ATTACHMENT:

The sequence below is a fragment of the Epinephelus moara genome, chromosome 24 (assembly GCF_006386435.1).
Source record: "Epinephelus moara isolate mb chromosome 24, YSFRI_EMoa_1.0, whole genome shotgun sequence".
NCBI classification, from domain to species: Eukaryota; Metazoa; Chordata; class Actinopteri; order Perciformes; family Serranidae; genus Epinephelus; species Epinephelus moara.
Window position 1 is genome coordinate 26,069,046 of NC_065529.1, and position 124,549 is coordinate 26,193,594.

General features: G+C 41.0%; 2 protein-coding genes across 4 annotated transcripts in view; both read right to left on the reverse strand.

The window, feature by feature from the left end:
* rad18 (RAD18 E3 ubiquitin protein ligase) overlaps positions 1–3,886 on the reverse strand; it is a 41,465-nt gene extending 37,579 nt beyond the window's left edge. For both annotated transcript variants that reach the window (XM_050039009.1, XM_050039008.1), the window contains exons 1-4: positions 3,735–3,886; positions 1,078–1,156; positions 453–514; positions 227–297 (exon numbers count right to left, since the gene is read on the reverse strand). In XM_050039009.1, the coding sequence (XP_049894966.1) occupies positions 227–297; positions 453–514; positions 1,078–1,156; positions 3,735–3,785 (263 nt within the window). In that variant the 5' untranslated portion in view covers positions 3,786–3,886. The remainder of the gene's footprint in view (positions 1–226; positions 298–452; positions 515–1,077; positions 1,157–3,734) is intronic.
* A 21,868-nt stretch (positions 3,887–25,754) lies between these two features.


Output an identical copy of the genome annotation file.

The sequence below is a fragment of the Epinephelus moara genome, chromosome 24 (assembly GCF_006386435.1).
Source record: "Epinephelus moara isolate mb chromosome 24, YSFRI_EMoa_1.0, whole genome shotgun sequence".
NCBI classification, from domain to species: Eukaryota; Metazoa; Chordata; class Actinopteri; order Perciformes; family Serranidae; genus Epinephelus; species Epinephelus moara.
Window position 1 is genome coordinate 26,069,046 of NC_065529.1, and position 124,549 is coordinate 26,193,594.

General features: G+C 41.0%; 2 protein-coding genes across 4 annotated transcripts in view; both read right to left on the reverse strand.

The window, feature by feature from the left end:
* rad18 (RAD18 E3 ubiquitin protein ligase) overlaps positions 1–3,886 on the reverse strand; it is a 41,465-nt gene extending 37,579 nt beyond the window's left edge. For both annotated transcript variants that reach the window (XM_050039009.1, XM_050039008.1), the window contains exons 1-4: positions 3,735–3,886; positions 1,078–1,156; positions 453–514; positions 227–297 (exon numbers count right to left, since the gene is read on the reverse strand). In XM_050039009.1, the coding sequence (XP_049894966.1) occupies positions 227–297; positions 453–514; positions 1,078–1,156; positions 3,735–3,785 (263 nt within the window). In that variant the 5' untranslated portion in view covers positions 3,786–3,886. The remainder of the gene's footprint in view (positions 1–226; positions 298–452; positions 515–1,077; positions 1,157–3,734) is intronic.
* A 21,868-nt stretch (positions 3,887–25,754) lies between these two features.